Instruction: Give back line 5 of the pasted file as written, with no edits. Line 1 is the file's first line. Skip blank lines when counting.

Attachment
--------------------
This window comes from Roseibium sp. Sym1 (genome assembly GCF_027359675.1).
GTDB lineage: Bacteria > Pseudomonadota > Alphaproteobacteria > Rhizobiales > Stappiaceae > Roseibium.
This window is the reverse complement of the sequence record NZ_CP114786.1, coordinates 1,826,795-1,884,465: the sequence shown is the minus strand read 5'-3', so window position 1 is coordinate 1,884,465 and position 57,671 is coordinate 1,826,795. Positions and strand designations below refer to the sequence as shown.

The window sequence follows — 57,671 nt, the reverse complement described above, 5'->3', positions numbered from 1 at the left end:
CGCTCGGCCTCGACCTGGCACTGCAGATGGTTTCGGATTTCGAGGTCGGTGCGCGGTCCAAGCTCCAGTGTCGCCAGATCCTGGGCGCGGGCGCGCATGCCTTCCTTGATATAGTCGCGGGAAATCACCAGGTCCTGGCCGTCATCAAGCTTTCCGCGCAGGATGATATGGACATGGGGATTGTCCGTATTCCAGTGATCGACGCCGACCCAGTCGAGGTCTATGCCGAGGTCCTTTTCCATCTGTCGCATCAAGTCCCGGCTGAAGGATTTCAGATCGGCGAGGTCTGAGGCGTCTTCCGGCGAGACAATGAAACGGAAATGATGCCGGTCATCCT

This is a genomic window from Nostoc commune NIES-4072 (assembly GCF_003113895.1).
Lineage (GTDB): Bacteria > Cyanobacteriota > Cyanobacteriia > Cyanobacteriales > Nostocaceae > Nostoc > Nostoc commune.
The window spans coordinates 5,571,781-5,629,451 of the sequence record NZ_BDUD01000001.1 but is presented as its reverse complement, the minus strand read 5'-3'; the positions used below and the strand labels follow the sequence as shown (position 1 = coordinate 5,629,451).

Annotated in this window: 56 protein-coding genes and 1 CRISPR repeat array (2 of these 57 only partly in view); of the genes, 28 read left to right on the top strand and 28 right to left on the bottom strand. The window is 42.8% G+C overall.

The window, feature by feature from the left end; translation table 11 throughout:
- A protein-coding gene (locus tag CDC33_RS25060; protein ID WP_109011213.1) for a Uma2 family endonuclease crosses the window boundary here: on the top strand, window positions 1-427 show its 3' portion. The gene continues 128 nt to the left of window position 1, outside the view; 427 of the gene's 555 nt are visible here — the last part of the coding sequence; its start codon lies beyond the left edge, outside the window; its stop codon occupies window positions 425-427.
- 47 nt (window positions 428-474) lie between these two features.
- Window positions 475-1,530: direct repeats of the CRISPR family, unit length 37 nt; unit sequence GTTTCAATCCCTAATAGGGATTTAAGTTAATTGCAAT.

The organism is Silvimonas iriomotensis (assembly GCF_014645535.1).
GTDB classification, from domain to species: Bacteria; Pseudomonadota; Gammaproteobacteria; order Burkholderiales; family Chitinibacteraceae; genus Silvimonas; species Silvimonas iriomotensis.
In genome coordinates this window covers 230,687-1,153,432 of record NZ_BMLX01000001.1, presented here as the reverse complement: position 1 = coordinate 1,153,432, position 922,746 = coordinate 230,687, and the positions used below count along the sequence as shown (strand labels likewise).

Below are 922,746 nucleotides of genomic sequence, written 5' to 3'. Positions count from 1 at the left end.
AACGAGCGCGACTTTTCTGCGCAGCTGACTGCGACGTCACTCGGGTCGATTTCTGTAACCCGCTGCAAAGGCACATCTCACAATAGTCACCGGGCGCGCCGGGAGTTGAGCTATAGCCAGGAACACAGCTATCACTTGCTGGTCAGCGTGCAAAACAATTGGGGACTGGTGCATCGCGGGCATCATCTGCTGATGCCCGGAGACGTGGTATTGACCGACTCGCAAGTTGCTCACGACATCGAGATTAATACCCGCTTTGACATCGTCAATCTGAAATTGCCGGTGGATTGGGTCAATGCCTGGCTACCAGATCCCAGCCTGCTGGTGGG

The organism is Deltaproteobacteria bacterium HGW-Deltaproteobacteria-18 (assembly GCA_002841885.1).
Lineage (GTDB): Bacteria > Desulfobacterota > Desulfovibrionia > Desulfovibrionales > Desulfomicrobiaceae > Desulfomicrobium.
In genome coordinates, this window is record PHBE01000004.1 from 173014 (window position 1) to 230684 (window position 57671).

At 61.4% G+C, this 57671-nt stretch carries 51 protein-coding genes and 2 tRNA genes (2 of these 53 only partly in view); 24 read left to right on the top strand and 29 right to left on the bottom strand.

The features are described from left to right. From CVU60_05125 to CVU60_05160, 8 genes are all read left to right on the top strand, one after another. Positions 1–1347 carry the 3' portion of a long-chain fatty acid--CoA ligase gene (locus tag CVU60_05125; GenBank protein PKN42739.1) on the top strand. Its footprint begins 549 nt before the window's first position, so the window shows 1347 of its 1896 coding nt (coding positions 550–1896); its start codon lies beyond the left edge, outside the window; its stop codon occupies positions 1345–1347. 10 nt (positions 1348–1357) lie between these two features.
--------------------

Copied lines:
CGCTCGGCCTCGACCTGGCACTGCAGATGGTTTCGGATTTCGAGGTCGGTGCGCGGTCCAAGCTCCAGTGTCGCCAGATCCTGGGCGCGGGCGCGCATGCCTTCCTTGATATAGTCGCGGGAAATCACCAGGTCCTGGCCGTCATCAAGCTTTCCGCGCAGGATGATATGGACATGGGGATTGTCCGTATTCCAGTGATCGACGCCGACCCAGTCGAGGTCTATGCCGAGGTCCTTTTCCATCTGTCGCATCAAGTCCCGGCTGAAGGATTTCAGATCGGCGAGGTCTGAGGCGTCTTCCGGCGAGACAATGAAACGGAAATGATGCCGGTCATCCT